5 Wicked Bowls of Soup in Calgary
I was introduced to pho when I lived in Calgary and it was a life altering experience as I had no idea that noodle soups could be so delicious! (Prior encounters were strictly of the chicken noodle variety). There are literally pho restaurants all over Calgary. It’s hard to go any distance without finding one. Though pho was my first discovery, I am now an avid fan of various delicious soups. Here are a few you can enjoy in Calgary:
at Pho Hoai
132 3 Ave SE, Calgary (Far East Shopping Centre)
For the uninitiated: pho (fuh? – yes, pronounce the question mark) is a Vietnamese noodle soup. The broth is made from simmering beef bones, charred onion, ginger and spices (star anise, cinnamon). If you’ve never tried pho broth, bring an extra pair of socks because it will blow your first pair right off! You can generally choose some combination of beef products to be added to your soup. My favourite combination would have rare beef, meatballs, brisket and flank. I’m not adverse to having it with tripe but no tendon, please!
Pho Hoai was one of the first places I ever tried this soup, and it was where I wanted to go on my last visit to Calgary. It has a rich, fatty broth and I think they are also known for their pho sate (a popular preparation in Calgary where chili paste/oil is added to the broth).
Some of my other Calgary favs:
Pho Binh Minh (4710 17 Ave SE, Calgary) – the choice of my co-workers/ski buddies
Song Viet (138 3 Ave SE, Calgary)
But this isn’t even getting started when it comes to pho in Calgary!
Bun Bo Hue
at Song Huong
1704 61 St SW, Calgary
An old co-worker took me to Song Huong once to introduce me to Bun Bo Hue, and this was a priority stop for my visit last month. Bun Bo Hue (pronounced boon buh way) is what Song Huong is best known for. Bun (noodle) Bo (beef) Hue basically means “beef noodle soup from Hue” (a village in Central Vietnam). The name is misleading because the stock used is usually primarily pork-based. This soup is spicy, sour, salty and sweet with cylindrical rice noodles that are bouncy, firm and kinda slippery.
The bowl at Song Huong contains a pork hock, slices of beef, Vietnamese ham and a big ‘ol cube of congealed pork blood. We were given a heaped plate of garnishes – mostly shredded cabbage and lettuce.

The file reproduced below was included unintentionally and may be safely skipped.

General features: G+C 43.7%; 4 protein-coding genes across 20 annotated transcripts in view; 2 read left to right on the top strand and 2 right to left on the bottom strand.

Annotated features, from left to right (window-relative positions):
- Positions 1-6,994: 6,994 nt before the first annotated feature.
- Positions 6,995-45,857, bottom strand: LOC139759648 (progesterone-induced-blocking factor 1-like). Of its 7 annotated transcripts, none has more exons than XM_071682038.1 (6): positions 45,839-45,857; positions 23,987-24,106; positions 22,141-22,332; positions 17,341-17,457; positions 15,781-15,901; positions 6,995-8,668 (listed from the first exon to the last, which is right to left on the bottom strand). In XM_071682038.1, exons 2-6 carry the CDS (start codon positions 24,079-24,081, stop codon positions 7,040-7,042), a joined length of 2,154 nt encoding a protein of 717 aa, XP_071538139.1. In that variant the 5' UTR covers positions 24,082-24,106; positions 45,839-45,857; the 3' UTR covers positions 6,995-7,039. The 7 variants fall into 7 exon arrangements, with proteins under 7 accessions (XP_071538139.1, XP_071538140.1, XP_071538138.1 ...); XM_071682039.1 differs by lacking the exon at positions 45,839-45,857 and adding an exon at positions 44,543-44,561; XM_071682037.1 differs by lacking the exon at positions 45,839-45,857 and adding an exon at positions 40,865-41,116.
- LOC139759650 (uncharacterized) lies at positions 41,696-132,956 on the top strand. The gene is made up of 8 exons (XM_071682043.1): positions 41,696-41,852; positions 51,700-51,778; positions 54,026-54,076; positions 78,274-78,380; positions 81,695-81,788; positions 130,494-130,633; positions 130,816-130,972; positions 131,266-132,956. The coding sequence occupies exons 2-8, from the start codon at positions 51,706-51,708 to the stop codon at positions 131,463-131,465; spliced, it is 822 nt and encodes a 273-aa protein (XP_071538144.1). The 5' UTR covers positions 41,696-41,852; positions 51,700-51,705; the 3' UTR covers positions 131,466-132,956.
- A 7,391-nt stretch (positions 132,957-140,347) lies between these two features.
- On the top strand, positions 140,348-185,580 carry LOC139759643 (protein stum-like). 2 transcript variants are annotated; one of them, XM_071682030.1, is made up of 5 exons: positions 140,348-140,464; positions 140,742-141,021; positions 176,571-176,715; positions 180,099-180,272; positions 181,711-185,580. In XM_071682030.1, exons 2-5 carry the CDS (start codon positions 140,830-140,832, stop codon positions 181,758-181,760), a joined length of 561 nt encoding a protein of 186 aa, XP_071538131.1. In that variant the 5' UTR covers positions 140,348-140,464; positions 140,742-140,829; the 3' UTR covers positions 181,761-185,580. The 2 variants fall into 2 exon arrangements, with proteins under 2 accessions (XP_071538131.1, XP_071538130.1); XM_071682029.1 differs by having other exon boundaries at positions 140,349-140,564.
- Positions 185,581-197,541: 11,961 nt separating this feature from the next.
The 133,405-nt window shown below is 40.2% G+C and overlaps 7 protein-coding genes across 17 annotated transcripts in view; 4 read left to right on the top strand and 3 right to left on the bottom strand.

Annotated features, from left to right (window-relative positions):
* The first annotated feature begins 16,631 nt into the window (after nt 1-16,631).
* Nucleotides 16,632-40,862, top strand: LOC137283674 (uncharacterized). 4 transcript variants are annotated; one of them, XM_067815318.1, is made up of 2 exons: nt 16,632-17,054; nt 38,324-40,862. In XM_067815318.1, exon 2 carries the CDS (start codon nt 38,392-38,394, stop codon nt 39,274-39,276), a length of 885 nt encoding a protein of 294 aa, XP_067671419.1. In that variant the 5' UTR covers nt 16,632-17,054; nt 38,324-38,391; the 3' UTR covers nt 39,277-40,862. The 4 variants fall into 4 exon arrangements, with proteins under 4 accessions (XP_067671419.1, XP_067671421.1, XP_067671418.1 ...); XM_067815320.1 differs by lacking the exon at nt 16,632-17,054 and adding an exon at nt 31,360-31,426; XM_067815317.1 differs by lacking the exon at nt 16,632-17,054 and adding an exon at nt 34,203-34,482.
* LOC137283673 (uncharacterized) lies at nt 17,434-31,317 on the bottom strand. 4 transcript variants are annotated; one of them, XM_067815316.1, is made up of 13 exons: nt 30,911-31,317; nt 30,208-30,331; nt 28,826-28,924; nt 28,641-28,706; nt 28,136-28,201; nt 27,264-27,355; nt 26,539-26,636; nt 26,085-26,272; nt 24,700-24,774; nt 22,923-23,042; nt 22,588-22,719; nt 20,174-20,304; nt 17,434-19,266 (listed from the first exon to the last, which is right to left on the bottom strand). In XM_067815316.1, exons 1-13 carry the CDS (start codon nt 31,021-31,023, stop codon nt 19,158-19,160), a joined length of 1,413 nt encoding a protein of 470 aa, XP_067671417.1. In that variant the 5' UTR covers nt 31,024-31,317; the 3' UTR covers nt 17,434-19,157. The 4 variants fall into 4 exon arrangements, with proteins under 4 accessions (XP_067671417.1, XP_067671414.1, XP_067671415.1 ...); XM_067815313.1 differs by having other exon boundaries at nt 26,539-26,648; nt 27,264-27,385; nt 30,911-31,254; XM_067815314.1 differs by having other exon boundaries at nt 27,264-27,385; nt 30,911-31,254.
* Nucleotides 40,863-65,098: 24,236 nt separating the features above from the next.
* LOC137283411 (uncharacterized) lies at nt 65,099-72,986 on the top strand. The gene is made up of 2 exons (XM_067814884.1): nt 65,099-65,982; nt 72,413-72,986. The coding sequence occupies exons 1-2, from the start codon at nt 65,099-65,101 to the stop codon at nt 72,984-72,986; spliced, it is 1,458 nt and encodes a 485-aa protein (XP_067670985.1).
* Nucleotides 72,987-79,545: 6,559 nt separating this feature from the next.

This soup gets its flavour from pork, lemongrass and shrimp paste. It is a delightful alternative to pho, though still 2nd place for me.
Vietnamese Sweet & Sour Soup
at Noodle World
4909 17 Ave SE, Calgary
Canh Chua is tamarind sour soup, from the Mekong Delta region of southern Vietnam. Sometimes it is called “hot and sour soup” but I’m not sure if this is a mislabeling or if it indicates a spicy version, because at Noodle World there is no spicy heat.
My former co-workers, Tan and Virak liked going to Noodle World for the “Meal for 2” ($34.95) which includes Canh Chua Tom huac Ca (sour soup with fish or shrimp), sauteed fish or pork in clay pot, stir fried bean sprout, chive, tofu & ground pork, and steamed rice.
Their preference is the fish in clay pot, which is seriously delicious.
As for the soup, it is sour in virtue of the tamarind broth and sweet in virtue of the pineapple. It is also loaded with other veggies, herbs and fish or shrimp.
It is meant to be eaten with rice. We would put a bit of rice in a little bowl and ladle the soup over it in accordance with our desired ratio.
This meal is a great deal, and is easily shared among 3 people (just order an extra bowl of rice).
at Shiki Menya
827 1 Ave NE, Calgary
I totally wouldn’t have known about this place had I not been informed on my tour at Tool Shed Brewery by both the Tool Shed guys and peeps from Tourism Calgary.
I mean, a quick Google search would have revealed that Shiki Menya was listed as one of the Best New Restaurants in Calgary in 2015 according to Avenue Magazine. But I was so focused on revisiting some old favourites that I didn’t put as much effort into finding the new and trendy spots.
I made the trip to Bridgeland to eat at this hip and modern ramen joint with its hand-made noodles and rich broth that are known to sell out during the lunch rush. Classic and “New School” bowls are available, including a black tonkotsu ramen with squid ink.
I went with a classic tonkotsu (pork bone broth) ramen, which was rich and delicious even if I found the microgreens a little distracting. We also tried the pork belly tacos which were AMAZING.
Chili Goma Ramen
1608 Centre St NE, Calgary
Chili Goma ramen has a chili sesame broth, and Shikiji is notorious in Calgary for this super rich and spicy soup. This picture is from 2012, when I managed a last minute visit just days before I moved out of Calgary. I’m sure it is as good today as it was then.
What’s your favourite bowl of soup in Calgary?
Great read, I enjoyed it.